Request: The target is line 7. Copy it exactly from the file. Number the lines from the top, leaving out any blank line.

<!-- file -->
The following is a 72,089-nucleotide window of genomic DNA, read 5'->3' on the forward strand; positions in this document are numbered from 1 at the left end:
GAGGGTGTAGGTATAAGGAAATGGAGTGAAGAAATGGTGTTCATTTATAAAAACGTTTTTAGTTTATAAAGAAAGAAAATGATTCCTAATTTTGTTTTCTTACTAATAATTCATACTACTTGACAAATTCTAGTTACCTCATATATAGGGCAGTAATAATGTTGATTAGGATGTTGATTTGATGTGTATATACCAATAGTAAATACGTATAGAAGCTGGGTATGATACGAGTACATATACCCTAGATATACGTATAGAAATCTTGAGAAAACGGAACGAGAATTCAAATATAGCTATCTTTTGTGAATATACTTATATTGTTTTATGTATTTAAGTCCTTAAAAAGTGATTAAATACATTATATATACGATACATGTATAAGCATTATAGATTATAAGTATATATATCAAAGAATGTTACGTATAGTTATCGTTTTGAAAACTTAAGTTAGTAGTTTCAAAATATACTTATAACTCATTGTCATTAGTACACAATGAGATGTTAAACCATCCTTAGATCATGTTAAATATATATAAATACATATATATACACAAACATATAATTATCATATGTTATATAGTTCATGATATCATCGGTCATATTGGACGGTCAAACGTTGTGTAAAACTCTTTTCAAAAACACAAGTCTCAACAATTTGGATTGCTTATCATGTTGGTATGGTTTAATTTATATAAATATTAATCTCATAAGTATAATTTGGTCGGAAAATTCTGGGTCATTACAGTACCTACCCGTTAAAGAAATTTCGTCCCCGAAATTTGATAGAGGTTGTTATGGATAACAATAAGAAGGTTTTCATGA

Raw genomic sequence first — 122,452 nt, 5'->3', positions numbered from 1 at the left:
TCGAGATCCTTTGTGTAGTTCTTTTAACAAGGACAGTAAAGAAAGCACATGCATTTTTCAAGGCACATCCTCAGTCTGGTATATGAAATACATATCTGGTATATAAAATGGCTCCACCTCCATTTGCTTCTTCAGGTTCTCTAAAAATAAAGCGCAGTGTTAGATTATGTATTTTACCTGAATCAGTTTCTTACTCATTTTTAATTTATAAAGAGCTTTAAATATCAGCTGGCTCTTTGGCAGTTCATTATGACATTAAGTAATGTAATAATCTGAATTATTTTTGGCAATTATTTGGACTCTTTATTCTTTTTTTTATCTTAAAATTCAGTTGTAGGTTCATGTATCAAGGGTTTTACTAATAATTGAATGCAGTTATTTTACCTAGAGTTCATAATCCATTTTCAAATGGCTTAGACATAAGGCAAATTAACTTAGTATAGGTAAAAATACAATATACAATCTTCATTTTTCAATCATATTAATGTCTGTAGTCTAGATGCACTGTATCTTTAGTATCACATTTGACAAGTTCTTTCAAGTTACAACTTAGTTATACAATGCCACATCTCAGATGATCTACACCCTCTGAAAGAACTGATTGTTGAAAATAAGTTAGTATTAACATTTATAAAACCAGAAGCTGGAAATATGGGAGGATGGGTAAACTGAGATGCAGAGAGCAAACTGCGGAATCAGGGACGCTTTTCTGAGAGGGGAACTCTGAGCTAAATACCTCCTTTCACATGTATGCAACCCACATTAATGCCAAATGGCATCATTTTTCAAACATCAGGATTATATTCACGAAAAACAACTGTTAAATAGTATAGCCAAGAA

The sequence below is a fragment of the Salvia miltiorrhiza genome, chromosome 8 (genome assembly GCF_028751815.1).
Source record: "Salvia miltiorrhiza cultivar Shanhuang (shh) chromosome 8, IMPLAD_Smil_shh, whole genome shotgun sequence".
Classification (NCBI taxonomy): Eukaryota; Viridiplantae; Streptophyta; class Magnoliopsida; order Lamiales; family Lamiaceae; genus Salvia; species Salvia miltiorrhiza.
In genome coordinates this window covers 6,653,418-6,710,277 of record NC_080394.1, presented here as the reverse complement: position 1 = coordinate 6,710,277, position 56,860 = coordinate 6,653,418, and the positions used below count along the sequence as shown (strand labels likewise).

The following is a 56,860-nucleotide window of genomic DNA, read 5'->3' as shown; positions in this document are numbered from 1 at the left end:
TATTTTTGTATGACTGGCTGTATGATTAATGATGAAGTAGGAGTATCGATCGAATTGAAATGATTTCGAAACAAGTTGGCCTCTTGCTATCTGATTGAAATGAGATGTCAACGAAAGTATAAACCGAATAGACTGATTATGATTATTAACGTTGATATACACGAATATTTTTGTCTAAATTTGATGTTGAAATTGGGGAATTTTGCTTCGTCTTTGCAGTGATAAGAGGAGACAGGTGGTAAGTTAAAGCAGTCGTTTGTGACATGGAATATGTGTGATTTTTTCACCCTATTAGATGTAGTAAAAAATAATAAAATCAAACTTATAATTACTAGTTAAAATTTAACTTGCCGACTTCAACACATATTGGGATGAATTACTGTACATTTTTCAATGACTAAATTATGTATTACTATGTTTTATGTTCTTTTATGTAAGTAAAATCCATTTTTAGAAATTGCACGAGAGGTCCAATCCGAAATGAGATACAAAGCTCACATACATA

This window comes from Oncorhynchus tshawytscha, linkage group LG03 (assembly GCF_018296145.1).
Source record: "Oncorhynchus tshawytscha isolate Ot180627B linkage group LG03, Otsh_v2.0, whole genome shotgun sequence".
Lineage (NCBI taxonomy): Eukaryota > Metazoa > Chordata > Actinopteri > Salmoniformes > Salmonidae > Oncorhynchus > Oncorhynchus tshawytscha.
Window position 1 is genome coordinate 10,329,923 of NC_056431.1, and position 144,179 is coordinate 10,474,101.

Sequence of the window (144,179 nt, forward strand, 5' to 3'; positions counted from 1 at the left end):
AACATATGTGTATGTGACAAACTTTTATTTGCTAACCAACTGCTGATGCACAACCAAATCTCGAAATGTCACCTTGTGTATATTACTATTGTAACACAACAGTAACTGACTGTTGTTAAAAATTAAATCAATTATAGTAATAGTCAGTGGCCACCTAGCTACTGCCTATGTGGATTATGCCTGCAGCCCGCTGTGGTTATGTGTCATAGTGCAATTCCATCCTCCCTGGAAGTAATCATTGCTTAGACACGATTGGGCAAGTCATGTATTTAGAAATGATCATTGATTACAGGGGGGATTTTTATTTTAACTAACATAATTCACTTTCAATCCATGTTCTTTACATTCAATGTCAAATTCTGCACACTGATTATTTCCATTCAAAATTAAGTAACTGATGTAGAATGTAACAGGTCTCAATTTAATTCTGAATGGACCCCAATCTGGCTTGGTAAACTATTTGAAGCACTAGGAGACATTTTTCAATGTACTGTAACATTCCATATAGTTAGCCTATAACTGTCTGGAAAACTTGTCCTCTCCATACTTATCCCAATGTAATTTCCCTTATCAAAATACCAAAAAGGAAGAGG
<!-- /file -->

Classification (NCBI taxonomy): Eukaryota; Viridiplantae; Streptophyta; class Magnoliopsida; order Lamiales; family Lamiaceae; genus Salvia; species Salvia miltiorrhiza.